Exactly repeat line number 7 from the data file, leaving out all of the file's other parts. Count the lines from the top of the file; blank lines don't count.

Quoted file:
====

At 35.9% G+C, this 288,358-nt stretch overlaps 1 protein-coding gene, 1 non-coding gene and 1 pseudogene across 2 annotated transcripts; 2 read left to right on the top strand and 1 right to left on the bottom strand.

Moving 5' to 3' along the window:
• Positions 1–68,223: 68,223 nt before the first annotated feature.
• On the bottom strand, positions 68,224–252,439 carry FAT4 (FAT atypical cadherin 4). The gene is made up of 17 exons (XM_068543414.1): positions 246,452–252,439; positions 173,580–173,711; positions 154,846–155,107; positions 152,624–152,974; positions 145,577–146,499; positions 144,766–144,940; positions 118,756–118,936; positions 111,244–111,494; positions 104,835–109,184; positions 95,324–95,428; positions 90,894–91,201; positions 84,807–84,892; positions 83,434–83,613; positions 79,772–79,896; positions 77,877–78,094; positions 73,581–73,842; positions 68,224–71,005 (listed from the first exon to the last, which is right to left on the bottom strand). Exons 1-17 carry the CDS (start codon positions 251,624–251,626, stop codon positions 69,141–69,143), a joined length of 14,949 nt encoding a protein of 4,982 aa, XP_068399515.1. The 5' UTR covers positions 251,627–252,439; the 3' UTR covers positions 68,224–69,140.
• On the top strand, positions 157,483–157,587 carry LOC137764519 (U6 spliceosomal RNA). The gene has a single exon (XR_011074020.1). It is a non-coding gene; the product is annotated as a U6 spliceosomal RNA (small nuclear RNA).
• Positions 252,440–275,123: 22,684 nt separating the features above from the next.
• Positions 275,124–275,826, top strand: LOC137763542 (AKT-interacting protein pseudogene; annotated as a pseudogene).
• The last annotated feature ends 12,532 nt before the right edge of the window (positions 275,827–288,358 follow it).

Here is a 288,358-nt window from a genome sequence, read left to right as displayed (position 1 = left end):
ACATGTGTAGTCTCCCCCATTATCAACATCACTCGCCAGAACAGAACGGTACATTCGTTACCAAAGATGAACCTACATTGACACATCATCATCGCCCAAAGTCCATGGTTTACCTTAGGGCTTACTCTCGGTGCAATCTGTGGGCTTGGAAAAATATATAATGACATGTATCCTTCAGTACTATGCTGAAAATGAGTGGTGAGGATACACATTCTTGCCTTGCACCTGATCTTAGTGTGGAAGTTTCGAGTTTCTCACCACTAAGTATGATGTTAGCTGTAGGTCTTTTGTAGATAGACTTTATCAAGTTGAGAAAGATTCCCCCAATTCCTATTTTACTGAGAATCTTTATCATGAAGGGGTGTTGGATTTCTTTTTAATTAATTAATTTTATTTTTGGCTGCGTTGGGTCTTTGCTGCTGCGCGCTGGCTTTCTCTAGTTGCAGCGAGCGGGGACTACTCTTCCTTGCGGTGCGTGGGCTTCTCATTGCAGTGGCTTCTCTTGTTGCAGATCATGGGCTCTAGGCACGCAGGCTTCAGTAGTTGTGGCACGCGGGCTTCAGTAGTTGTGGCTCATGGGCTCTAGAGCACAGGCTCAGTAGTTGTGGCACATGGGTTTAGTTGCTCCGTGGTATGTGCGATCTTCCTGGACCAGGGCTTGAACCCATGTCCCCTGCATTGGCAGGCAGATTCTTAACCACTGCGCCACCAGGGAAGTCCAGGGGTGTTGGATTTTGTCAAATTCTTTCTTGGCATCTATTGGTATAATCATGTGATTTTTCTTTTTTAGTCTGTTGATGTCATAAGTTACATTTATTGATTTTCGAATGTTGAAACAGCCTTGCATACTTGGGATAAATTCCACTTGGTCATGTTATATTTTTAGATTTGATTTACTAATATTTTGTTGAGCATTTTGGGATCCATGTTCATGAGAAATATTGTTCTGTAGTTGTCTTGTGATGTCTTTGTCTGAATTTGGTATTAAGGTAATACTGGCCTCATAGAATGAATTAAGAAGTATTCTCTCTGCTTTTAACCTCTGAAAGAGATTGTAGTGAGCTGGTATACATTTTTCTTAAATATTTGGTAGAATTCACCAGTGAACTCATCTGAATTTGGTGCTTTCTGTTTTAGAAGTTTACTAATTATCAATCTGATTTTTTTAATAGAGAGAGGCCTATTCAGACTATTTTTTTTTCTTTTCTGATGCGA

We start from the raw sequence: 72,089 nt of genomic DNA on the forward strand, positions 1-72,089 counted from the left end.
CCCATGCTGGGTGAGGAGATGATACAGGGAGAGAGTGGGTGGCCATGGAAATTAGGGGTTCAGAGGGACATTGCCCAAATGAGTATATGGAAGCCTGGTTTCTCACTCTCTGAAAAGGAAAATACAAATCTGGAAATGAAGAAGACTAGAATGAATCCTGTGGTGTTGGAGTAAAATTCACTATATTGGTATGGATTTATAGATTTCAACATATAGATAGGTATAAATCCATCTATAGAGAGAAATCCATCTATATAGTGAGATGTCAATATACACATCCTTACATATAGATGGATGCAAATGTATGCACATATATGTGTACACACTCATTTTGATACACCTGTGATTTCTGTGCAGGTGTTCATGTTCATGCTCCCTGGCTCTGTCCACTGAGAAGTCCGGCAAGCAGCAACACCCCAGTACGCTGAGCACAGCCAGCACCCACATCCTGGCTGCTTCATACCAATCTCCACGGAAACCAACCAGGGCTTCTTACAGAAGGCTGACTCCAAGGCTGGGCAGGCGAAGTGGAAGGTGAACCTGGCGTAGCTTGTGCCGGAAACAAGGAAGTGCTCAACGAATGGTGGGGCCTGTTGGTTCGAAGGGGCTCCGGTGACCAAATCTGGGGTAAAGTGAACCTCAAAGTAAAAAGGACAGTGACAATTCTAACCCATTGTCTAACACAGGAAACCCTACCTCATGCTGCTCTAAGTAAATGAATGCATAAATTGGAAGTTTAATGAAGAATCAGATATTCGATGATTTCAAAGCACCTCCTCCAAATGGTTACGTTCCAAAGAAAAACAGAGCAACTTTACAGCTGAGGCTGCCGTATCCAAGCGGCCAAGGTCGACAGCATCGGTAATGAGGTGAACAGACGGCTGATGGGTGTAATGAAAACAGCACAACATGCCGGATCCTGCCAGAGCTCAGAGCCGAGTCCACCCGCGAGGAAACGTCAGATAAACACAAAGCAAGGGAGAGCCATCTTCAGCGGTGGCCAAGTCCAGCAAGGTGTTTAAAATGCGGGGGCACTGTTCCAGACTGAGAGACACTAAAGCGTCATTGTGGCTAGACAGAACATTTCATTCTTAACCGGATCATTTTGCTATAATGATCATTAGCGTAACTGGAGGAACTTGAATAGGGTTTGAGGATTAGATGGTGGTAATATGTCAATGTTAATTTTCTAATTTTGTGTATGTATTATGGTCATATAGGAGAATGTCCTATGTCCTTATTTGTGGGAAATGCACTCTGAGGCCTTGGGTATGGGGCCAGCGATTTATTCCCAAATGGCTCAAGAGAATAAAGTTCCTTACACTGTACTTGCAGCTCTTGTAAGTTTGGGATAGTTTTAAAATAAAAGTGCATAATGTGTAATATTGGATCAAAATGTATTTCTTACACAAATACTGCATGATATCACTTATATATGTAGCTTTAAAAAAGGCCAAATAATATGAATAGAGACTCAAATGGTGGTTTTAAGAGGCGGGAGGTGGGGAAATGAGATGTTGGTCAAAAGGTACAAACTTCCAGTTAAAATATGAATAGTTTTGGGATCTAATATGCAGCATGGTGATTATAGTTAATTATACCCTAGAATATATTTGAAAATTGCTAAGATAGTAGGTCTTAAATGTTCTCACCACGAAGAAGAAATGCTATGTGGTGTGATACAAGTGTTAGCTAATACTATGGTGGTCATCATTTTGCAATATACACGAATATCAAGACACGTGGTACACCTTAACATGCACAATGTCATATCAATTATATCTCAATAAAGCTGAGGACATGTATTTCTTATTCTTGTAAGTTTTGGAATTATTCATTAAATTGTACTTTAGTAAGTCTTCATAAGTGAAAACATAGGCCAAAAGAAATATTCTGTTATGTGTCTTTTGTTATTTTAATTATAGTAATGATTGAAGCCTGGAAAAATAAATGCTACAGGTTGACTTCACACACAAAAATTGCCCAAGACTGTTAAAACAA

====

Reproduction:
• Positions 275,124–275,826, top strand: LOC137763542 (AKT-interacting protein pseudogene; annotated as a pseudogene).